2018年3月19日 星期一

RCP Morning Note, 03/19/2018: Targeting Pelosi; the Sexism Card; Trump-splaining; Taking to the Air


Carl Cannon's Morning Note

Targeting Pelosi; the Sexism Card; Trump-splaining; Taking to the Air

By Carl M. Cannon on Mar 19, 2018 08:45 am

Good morning, it's Monday, March 19, 2018, the anniversary of the date when American military combat pilots first took to the air. It happened longer ago than you might think -- and very close to home. Nor was the U.S. Army's first venture into the skies remotely successful.

I'll have details in a moment. First, I'd point you to RealClearPolitics' front page, which presents our poll averages, videos, breaking news stories, and aggregated opinion columns spanning the political spectrum. We also offer original material from our own reporters and contributors, including the following:

* * *

GOP Ties Midterm Strategy to Pelosi, Despite Pa. Loss. Caitlin Huey-Burns explores strategists' contention that the prospect of a second speakership for Pelosi will drive independent voters to Republican House candidates.

Frankly, Congressman, I Don't Give a Damn. In a column, I reflect on Democrats' playing the sexism card, among others, in response to GOP tactics.

Trump-splaining a North Korea Summit. A.B. Stoddard assesses the president's handling of the announcement.

The Takeaway: Polling Accuracy Holds Steady. Tom Bevan's weekly roundup of polling data points is here.

Tarkanian Quits NV Senate Race After Nudge From Trump. James Arkin has the details.

NRA Political Arm at Odds With NRA Members. Greg Orman offers insights that could advance the gun debate.

Future of Drones Lies in Data, Not Delivery. Bernard Hudson forecasts great benefits from unmanned aerial vehicles, but not in the way most people expect.

Broward's Jail-to-Classroom Pipeline. In RealClearInvestigations, Paul Sperry sheds more light on the program that not only kept Nikolas Cruz out of prison but funneled other dangerous students back into schools.

Before "Red Badge of Courage," Stephen Crane Covered the Bowery. RCI looks back at the reportage of a forefather of 20th century New Journalism.

Why Tariffs Will Harm the Steel Industry, Not Help It. Michael Cannivet explains in RealClearMarkets.

Cyber Threats to the Aviation Industry. Constance Douris has the story in RealClearDefense.

Does Requiring Union Dues Raise Worker Well-Being? In RealClearPolicy, Christos Makridis lays out data that suggest the answer is no.

* * *

The Mexican Revolution, which I've written about in this space before, broke out in 1910 and is remembered today mostly for its frightful carnage: 1 million people are believed to have died -- the majority of them non-combatants -- in a civil war lasting most of a decade.

For the United States, that grim conflict south of the border produced well-meaning but inept missteps that exacerbated the tragedy (and which would be repeated in the future). The U.S. government took sides, but in an indecisive way. The United States helped arm one faction, then another and gave misleading diplomatic signals.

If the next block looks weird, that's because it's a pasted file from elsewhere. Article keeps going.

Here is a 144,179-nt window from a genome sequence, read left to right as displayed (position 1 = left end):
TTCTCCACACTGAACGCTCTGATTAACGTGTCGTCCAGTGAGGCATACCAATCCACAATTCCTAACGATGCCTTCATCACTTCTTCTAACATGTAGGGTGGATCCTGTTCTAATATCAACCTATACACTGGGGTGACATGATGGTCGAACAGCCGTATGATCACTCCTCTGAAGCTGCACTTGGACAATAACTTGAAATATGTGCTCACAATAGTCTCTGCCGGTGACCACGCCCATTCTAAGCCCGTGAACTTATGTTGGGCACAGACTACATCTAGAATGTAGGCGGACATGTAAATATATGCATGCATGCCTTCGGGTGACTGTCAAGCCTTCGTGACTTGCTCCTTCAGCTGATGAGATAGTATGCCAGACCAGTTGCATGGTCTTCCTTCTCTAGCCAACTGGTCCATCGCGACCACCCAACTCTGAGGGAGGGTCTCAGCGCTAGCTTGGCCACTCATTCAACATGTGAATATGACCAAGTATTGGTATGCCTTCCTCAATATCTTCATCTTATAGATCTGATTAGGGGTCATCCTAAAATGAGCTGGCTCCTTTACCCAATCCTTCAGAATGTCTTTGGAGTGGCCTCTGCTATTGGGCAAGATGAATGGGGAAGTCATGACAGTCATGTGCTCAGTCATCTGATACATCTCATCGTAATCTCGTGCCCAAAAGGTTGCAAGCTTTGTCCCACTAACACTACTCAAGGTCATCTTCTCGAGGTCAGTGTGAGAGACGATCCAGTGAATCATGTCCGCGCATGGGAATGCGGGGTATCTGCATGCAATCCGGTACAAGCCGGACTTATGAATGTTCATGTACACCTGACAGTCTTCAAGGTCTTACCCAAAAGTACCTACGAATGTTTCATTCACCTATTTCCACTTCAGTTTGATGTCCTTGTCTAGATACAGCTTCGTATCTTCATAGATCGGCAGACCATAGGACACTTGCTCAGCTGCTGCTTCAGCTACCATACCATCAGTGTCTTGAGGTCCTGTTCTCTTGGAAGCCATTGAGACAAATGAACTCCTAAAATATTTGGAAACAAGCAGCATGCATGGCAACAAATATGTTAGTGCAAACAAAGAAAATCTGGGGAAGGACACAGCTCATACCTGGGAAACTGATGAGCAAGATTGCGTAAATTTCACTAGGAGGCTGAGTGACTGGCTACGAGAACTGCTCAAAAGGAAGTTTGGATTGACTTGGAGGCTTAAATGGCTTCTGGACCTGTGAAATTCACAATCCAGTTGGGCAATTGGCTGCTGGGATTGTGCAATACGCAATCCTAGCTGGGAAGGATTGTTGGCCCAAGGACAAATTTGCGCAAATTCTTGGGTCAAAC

Among those who took umbrage at Washington's clumsy foreign policies was a ruthless Mexican revolutionary commander named José Doroteo Arango Arámbula. He fought under the pseudonym Francisco Villa, and is known to this day north of the border by his nickname: Pancho Villa.

On March 9, 1916, Villa and his troops rode across the U.S. border under cover of darkness and attacked the town of Columbus, New Mexico. The target was Camp Furlong, which housed the 13th U.S. Cavalry Regiment. Ten American officers and soldiers were killed in the skirmish, with seven wounded. Eight civilians were slain.

Casualties among Villa's men were higher, but the Columbus raid had followed the assassination of 17 Americans aboard a train traveling from Chihuahua, and U.S. public opinion was at the boiling point. In response, Woodrow Wilson ordered the U.S. Army to capture Pancho Villa.

In nine months of trying, they never came close. So why did the Army break off the chase?

The short answer is that John J. Pershing, the American general tasked with the job, was given another command. By the spring of 1916, President Wilson dispatched "Black Jack" Pershing against a far more lethal foe, the German Imperial Army.

Yet the Villa campaign produced two historical firsts for the U.S. Army.

The first is that one of the officers under Pershing's command led the first mechanized assaults in our country's military history. One of them came on May 14, 1916 and resulted in the killing of one of Pancho Villa's top captains. The American leading the assault was a second lieutenant named George S. Patton.

The other occurred nearly two months earlier, on this date: the first combat-related mission flown by U.S. military aircraft. The planes, eight in all, were flying reconnaissance, albeit ineptly. They were late taking off, putting them in darkness soon thereafter. One of them had engine problems; the aviators' maps were inaccurate; each plane carried a different type compass. The following morning, they were scattered around the desert.

Though one American pilot suffered a broken nose when he crash-landed, nobody died and no one was captured. Although they never caught even a glimpse of Pancho Villa, on this date in 1916 the U.S. military participated in the technological revolution that would not just change warfare. In time, it would change how human beings look at the heavens.

Carl M. Cannon
Washington Bureau chief, RealClearPolitics
@CarlCannon (Twitter)

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